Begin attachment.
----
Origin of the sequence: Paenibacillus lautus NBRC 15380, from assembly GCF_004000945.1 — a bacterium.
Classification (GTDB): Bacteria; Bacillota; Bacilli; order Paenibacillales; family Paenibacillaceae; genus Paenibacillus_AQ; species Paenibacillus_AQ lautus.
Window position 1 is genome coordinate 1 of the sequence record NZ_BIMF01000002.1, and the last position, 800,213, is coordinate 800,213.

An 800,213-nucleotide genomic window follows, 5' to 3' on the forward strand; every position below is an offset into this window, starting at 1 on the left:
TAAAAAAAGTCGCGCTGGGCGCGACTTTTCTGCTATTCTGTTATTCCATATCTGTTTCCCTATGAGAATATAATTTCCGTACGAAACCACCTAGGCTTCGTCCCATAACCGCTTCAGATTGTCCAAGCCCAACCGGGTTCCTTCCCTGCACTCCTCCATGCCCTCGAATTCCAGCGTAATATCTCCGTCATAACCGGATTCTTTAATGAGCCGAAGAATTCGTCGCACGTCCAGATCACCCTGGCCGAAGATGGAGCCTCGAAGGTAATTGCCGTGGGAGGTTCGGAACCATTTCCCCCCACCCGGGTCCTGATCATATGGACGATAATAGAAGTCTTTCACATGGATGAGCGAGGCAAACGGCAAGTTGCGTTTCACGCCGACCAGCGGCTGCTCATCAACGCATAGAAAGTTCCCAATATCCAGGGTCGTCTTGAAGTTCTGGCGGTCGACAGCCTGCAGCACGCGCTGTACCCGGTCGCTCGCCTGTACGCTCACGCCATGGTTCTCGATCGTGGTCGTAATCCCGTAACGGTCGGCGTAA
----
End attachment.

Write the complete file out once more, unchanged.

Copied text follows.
Origin of the sequence: Paenibacillus lautus NBRC 15380, from assembly GCF_004000945.1 — a bacterium.
Classification (GTDB): Bacteria; Bacillota; Bacilli; order Paenibacillales; family Paenibacillaceae; genus Paenibacillus_AQ; species Paenibacillus_AQ lautus.
Window position 1 is genome coordinate 1 of the sequence record NZ_BIMF01000002.1, and the last position, 800,213, is coordinate 800,213.

An 800,213-nucleotide genomic window follows, 5' to 3' on the forward strand; every position below is an offset into this window, starting at 1 on the left:
TAAAAAAAGTCGCGCTGGGCGCGACTTTTCTGCTATTCTGTTATTCCATATCTGTTTCCCTATGAGAATATAATTTCCGTACGAAACCACCTAGGCTTCGTCCCATAACCGCTTCAGATTGTCCAAGCCCAACCGGGTTCCTTCCCTGCACTCCTCCATGCCCTCGAATTCCAGCGTAATATCTCCGTCATAACCGGATTCTTTAATGAGCCGAAGAATTCGTCGCACGTCCAGATCACCCTGGCCGAAGATGGAGCCTCGAAGGTAATTGCCGTGGGAGGTTCGGAACCATTTCCCCCCACCCGGGTCCTGATCATATGGACGATAATAGAAGTCTTTCACATGGATGAGCGAGGCAAACGGCAAGTTGCGTTTCACGCCGACCAGCGGCTGCTCATCAACGCATAGAAAGTTCCCAATATCCAGGGTCGTCTTGAAGTTCTGGCGGTCGACAGCCTGCAGCACGCGCTGTACCCGGTCGCTCGCCTGTACGCTCACGCCATGGTTCTCGATCGTGGTCGTAATCCCGTAACGGTCGGCGTAA